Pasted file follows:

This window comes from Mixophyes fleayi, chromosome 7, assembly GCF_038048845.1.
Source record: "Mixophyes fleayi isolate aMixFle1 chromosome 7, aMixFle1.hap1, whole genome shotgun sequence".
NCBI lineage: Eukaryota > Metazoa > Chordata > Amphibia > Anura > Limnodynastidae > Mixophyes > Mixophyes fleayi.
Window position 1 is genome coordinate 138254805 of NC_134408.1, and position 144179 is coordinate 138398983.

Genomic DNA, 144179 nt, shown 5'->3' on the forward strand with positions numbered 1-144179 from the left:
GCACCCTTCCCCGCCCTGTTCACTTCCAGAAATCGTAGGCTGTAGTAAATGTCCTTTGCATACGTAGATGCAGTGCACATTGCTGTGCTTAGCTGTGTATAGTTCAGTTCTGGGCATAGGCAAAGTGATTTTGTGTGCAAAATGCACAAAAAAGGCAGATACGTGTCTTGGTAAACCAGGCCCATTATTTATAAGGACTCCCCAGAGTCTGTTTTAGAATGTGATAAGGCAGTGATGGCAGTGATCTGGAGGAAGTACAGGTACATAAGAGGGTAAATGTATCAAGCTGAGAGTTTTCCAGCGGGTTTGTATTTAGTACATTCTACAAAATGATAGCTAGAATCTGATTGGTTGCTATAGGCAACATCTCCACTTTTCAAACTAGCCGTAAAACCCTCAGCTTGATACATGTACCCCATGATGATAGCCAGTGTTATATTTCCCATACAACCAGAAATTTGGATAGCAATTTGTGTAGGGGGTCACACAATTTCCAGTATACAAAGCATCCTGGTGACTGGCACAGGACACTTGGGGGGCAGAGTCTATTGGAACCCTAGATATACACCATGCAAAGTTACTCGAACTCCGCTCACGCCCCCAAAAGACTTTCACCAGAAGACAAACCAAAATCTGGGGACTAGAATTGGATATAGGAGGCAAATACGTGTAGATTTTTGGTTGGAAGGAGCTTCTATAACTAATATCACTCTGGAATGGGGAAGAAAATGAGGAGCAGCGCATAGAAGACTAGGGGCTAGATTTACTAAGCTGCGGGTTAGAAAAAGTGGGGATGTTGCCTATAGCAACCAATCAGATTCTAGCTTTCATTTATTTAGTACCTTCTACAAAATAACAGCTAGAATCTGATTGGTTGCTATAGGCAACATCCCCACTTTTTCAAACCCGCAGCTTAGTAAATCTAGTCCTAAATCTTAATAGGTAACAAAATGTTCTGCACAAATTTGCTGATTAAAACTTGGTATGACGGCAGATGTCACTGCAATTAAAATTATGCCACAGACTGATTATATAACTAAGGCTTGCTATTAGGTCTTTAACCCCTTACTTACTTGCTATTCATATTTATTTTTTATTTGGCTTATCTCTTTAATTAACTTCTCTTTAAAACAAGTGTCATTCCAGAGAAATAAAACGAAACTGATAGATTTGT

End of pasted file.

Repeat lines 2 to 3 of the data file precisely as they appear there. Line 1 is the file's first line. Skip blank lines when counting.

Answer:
Source record: "Mixophyes fleayi isolate aMixFle1 chromosome 7, aMixFle1.hap1, whole genome shotgun sequence".
NCBI lineage: Eukaryota > Metazoa > Chordata > Amphibia > Anura > Limnodynastidae > Mixophyes > Mixophyes fleayi.